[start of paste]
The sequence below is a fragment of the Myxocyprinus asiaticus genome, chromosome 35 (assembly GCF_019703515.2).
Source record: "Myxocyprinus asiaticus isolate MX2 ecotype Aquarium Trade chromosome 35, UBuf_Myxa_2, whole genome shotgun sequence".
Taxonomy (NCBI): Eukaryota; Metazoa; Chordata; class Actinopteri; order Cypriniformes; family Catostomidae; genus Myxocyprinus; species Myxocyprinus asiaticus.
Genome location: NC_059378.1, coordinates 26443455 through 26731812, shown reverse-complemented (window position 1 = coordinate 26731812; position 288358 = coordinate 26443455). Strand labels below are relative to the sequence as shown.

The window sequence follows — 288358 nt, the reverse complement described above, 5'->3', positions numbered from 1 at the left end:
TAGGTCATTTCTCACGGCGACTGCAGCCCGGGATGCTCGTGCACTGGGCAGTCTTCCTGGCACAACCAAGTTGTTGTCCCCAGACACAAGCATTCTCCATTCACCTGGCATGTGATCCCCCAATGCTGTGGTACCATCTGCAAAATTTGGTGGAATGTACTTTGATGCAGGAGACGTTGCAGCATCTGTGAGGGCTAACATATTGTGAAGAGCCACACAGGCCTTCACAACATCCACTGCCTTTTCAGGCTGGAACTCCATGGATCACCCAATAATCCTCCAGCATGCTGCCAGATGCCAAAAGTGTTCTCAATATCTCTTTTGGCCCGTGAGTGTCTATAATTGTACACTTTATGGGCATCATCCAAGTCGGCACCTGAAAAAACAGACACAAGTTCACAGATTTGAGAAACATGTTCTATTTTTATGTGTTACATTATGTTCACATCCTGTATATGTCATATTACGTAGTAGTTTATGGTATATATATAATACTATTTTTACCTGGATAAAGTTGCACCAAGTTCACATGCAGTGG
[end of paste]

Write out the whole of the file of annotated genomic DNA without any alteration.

The sequence below is a fragment of the Myxocyprinus asiaticus genome, chromosome 35 (assembly GCF_019703515.2).
Source record: "Myxocyprinus asiaticus isolate MX2 ecotype Aquarium Trade chromosome 35, UBuf_Myxa_2, whole genome shotgun sequence".
Taxonomy (NCBI): Eukaryota; Metazoa; Chordata; class Actinopteri; order Cypriniformes; family Catostomidae; genus Myxocyprinus; species Myxocyprinus asiaticus.
Genome location: NC_059378.1, coordinates 26443455 through 26731812, shown reverse-complemented (window position 1 = coordinate 26731812; position 288358 = coordinate 26443455). Strand labels below are relative to the sequence as shown.

The window sequence follows — 288358 nt, the reverse complement described above, 5'->3', positions numbered from 1 at the left end:
TAGGTCATTTCTCACGGCGACTGCAGCCCGGGATGCTCGTGCACTGGGCAGTCTTCCTGGCACAACCAAGTTGTTGTCCCCAGACACAAGCATTCTCCATTCACCTGGCATGTGATCCCCCAATGCTGTGGTACCATCTGCAAAATTTGGTGGAATGTACTTTGATGCAGGAGACGTTGCAGCATCTGTGAGGGCTAACATATTGTGAAGAGCCACACAGGCCTTCACAACATCCACTGCCTTTTCAGGCTGGAACTCCATGGATCACCCAATAATCCTCCAGCATGCTGCCAGATGCCAAAAGTGTTCTCAATATCTCTTTTGGCCCGTGAGTGTCTATAATTGTACACTTTATGGGCATCATCCAAGTCGGCACCTGAAAAAACAGACACAAGTTCACAGATTTGAGAAACATGTTCTATTTTTATGTGTTACATTATGTTCACATCCTGTATATGTCATATTACGTAGTAGTTTATGGTATATATATAATACTATTTTTACCTGGATAAAGTTGCACCAAGTTCACATGCAGTGG